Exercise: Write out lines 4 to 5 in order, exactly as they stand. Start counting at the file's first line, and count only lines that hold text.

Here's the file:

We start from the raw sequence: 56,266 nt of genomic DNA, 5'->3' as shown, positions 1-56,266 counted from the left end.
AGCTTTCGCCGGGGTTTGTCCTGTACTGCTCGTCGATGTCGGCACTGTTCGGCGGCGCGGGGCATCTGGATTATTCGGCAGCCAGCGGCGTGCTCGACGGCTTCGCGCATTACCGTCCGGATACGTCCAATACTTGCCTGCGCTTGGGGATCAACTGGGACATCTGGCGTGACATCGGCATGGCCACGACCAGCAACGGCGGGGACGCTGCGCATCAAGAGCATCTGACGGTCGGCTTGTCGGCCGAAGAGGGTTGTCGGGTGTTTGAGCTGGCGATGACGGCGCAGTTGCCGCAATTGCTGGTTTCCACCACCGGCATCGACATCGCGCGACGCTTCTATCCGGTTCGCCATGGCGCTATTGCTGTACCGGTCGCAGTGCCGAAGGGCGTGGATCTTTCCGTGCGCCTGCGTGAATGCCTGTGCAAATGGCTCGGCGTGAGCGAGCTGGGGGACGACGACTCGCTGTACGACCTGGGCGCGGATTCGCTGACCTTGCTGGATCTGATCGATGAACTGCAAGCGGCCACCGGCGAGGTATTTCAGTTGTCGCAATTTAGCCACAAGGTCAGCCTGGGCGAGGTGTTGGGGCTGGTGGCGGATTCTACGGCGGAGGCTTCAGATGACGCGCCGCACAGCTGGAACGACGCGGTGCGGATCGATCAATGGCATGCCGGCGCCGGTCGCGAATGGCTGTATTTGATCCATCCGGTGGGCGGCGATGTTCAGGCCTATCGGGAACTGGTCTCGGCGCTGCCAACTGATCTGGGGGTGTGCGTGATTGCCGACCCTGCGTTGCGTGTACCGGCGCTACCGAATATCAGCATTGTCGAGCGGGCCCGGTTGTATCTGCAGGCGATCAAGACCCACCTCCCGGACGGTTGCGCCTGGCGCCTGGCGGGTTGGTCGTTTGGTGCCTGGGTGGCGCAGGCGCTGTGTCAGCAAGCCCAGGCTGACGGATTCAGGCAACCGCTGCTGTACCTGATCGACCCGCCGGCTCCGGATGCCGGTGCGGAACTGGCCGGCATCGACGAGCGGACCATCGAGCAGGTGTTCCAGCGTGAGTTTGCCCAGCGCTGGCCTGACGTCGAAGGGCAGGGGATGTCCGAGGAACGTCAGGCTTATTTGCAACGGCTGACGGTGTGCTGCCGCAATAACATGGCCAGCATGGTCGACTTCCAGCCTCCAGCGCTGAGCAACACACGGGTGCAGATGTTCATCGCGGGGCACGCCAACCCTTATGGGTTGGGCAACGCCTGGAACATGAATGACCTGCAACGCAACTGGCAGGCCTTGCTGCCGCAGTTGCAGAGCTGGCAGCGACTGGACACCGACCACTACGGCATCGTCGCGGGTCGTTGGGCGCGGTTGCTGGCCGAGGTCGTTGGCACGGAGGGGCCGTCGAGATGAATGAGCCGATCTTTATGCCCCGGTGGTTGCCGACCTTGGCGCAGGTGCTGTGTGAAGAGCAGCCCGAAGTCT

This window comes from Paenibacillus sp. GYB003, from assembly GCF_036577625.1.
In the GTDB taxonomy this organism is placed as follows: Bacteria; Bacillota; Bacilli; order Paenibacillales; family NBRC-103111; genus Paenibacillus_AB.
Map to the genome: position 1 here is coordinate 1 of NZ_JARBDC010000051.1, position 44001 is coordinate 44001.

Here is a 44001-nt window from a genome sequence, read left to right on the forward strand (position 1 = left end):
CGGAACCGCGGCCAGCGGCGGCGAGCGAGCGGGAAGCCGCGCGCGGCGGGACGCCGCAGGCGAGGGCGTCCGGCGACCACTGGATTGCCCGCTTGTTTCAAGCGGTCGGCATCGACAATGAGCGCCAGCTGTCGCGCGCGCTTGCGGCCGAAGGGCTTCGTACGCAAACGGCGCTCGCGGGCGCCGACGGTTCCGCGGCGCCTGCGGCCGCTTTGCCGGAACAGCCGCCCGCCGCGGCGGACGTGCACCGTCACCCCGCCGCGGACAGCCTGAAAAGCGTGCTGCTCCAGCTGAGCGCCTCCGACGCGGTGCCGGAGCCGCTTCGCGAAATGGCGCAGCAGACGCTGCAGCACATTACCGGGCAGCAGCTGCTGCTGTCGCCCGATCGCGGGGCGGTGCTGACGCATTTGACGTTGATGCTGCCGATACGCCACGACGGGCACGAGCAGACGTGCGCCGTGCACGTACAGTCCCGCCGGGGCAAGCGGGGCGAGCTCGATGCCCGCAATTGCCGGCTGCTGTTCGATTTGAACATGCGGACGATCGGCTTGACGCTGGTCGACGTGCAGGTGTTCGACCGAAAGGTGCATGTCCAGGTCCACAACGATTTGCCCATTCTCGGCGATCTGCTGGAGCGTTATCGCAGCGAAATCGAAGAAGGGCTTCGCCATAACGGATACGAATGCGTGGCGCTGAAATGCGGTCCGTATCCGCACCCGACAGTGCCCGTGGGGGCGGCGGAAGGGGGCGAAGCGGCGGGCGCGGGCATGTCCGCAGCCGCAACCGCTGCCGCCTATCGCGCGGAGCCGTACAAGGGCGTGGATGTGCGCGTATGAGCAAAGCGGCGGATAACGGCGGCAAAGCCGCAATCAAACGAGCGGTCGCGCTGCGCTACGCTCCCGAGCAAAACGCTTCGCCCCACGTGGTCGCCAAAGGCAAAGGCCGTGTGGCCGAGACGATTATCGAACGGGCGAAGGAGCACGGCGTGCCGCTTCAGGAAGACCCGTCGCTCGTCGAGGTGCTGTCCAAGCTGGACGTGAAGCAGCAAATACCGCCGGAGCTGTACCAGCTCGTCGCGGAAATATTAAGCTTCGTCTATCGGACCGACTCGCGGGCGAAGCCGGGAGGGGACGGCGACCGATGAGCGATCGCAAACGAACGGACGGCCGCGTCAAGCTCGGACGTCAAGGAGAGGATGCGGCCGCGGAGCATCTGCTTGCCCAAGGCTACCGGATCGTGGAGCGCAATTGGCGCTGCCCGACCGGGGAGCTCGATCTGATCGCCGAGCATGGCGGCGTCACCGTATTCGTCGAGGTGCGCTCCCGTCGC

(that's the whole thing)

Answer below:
In the GTDB taxonomy this organism is placed as follows: Bacteria; Bacillota; Bacilli; order Paenibacillales; family NBRC-103111; genus Paenibacillus_AB.
Map to the genome: position 1 here is coordinate 1 of NZ_JARBDC010000051.1, position 44001 is coordinate 44001.